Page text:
Photo courtesy of Hamilton Spectator Collection, Hamilton Public Library
by Brendan Oliver
“It’s not the things you do at Christmas, it’s the Christmassy things you do year round that count.” — Jimmy Lomax.
One of the greatest and most charitable Hamiltonians of all time was Mr. Jimmy Lomax who grew up in Crown Point’s north end. For more than 50 years Christmas in Hamilton wouldn’t have been the same without Jimmy and his Operation Santa Claus.
James William Lomax was born on August 24, 1943 to parents Clifford and Orma. His parents resided on Bayfield Avenue just north of the Jockey Club. Jimmy attended Lloyd George Elementary School on Beach Road.
For much of his childhood, Jimmy was in and out of hospital suffering from bronchiectasis. In the days before OHIP, Jimmy’s father, a crane operator, worked three part time jobs including one at Stelco to cover his son’s medical bills.
One of the best parts of Jimmy’s childhood was his Christmas visits from Santa Claus played by family friend Curly Alkerton. Those visits made Jimmy vow that if he ever got better he too would one day wear the suit. In later years, Jimmy would say: “Other kids wanted to be firemen, policemen or Steelworkers. But I believed in Santa.”
Doctors gave Jimmy just three years to live, when he was seven, and his parents brought him home to live out the remainder of his life. Jimmy defied his doctors’ prognosis and was given a clean bill of health at the age of 15. It was then that Jimmy started to give back.
With a $5 donation from a gas station owner, Jimmy purchased some leftover Halloween candy and began spreading Christmas cheer. Wearing a Santa suit made by a teacher at Lloyd George Elementary, Jimmy went to area hospitals and nursing homes distributing treats to patients. It was the beginning of Operation Santa Claus.
Jimmy dropped out of Delta Secondary, at 16, and took a job as a steelworker. He remained a steelworker all his life and retired from Stelco after 38 years.
Jimmy always told people that he would never marry unless he found someone who had a heart of gold. He found that person in Susan, a former schoolmate and family friend. The couple were married and soon welcomed a son, Ryan, who was born in December and was named after actor Ryan O’Neil.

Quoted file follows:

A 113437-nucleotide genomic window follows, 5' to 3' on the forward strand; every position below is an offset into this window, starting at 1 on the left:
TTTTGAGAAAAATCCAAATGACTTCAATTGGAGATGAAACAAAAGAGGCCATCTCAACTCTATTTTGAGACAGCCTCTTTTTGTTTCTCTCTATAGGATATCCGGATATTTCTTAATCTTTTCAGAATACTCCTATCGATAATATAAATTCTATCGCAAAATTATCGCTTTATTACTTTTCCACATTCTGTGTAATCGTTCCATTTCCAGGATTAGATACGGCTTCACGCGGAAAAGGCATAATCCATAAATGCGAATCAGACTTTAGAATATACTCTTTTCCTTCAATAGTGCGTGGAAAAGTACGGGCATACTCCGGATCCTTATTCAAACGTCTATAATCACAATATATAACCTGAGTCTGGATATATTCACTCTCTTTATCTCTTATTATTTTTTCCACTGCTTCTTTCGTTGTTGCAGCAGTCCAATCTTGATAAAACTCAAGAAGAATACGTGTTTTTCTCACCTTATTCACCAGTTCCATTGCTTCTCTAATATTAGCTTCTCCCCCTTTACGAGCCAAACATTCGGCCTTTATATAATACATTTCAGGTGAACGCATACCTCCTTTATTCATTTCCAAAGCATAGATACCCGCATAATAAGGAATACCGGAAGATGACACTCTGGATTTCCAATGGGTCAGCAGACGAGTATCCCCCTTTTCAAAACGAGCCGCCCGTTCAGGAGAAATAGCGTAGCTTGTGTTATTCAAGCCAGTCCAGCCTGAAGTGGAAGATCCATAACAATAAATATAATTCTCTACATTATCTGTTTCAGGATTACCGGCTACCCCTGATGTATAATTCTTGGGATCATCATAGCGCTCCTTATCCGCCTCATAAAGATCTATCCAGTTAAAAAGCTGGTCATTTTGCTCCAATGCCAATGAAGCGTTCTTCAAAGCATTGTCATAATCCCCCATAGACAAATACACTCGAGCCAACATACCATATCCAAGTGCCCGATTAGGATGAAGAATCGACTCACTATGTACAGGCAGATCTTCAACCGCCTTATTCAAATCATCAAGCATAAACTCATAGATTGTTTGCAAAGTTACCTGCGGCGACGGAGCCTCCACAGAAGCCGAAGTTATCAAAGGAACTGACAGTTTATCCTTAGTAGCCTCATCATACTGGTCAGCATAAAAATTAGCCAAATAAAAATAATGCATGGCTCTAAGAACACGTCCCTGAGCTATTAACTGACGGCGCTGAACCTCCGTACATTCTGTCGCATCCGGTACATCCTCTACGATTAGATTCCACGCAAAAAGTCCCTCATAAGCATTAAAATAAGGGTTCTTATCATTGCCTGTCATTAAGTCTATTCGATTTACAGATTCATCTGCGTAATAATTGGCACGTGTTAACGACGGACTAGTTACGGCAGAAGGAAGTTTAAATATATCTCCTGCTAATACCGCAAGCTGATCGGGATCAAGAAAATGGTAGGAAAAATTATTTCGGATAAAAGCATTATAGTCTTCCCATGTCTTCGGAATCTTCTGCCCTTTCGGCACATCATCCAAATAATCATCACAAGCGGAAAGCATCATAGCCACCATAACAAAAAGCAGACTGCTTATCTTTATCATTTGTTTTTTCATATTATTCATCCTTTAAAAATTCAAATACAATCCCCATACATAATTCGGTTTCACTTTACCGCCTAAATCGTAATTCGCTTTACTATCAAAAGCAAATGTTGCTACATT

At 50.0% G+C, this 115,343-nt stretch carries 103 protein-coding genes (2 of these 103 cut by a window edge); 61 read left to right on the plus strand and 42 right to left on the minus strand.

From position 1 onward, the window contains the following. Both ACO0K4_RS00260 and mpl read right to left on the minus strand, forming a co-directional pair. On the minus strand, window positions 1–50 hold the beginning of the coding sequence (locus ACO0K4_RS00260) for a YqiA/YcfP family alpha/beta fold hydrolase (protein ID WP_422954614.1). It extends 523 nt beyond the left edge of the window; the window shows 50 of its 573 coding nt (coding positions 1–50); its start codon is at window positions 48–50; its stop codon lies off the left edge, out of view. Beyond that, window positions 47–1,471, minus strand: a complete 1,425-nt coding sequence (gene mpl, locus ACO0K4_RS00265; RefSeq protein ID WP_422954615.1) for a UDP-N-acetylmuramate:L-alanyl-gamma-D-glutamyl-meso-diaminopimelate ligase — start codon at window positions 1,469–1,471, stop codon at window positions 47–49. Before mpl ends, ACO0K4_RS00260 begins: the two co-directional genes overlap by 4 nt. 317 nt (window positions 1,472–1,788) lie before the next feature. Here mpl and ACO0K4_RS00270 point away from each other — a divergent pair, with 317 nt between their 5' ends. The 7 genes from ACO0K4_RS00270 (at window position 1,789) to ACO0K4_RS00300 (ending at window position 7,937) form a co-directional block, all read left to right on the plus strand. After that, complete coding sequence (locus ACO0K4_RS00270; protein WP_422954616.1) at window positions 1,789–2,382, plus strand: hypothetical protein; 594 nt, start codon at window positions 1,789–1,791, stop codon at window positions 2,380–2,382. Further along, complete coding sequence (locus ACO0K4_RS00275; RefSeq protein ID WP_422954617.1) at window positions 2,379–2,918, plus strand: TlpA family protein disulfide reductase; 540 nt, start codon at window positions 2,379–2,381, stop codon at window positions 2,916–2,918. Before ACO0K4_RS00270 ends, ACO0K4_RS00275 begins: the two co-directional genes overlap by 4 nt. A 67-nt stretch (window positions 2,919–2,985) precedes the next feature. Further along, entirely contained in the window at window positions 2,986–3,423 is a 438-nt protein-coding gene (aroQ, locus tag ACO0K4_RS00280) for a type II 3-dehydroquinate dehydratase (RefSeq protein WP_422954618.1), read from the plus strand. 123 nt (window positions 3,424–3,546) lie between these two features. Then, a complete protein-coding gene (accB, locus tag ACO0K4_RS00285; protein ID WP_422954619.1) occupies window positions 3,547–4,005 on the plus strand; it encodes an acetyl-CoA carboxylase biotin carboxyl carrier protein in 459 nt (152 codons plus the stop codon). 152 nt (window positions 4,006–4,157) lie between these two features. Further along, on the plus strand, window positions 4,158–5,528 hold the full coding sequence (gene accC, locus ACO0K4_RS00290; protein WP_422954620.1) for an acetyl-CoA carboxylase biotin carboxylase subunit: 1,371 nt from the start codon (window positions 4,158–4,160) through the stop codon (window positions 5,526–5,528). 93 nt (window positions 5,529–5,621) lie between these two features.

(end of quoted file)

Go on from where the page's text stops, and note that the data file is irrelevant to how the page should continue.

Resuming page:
Over the span of 51 years, Jimmy and Susan grew Operation Santa Claus into a $200,000 a year operation serving 80,000 needy people in the Hamilton area. To keep the operation going, many fundraisers were held including the annual Beach Strip Garage Sale.
Each Christmas Eve from 10 a.m. to midnight, Jimmy would dress in his custom-made Santa suit and visit nursing homes, hospitals and private residences to spread good cheer to people who wouldn’t otherwise have a Christmas. Jimmy’s appearance while being Santa was very important and he once said, “I can’t stand to see a sloppy Santa.”
Tragically, in May of 1986, son Ryan died of a rare form of lung cancer. Christmas then became a very difficult time, but Jimmy and Susan continued their work knowing that their efforts gave hope to so many.
Jimmy received numerous honours, over the years, including the Ontario Medal for Outstanding Citizenship and the Queen’s Jubilee Medal. He was made a member of the Order of Canada in 1984 and was once named as Reader’s Digest’s Heroes for today.
One of his most cherished awards was the honorary diploma given to him by Delta Secondary School. The school also created the Jimmy Lomax Community Service Award which is awarded each year to one community-minded student.
In June 2010, Jimmy retired from Operation Santa Claus after being diagnosed with cancer earlier in the year. On October 9, 2011, he passed away at home peacefully in his sleep at the age of 68. Following his death, the flags at city hall were lowered to half-staff in his honour.
In a statement, then Mayor Bob Bratina said, “Jimmy exemplified the best of Hamilton and Hamiltonians… a humble east-ender who found a way to make a difference in people’s lives. We have lost a great man and a great friend.”
Jimmy’s celebration of life was held at Laidlaw Memorial United Church where he went to Sunday school as a child. In attendance were several dignitaries and several professional Santas dressed in their suits. As his urn was brought into the Church “Here Comes Santa Claus” played.
In late October 2011, just a few weeks after his death Jimmy Lomax park opened on the Beach Strip where he and Susan lived for so many years. That same year Operation Santa Claus became part of the CHML/Y108 Children’s Fund and Jimmy was inducted into the International Santa Claus Hall of Fame.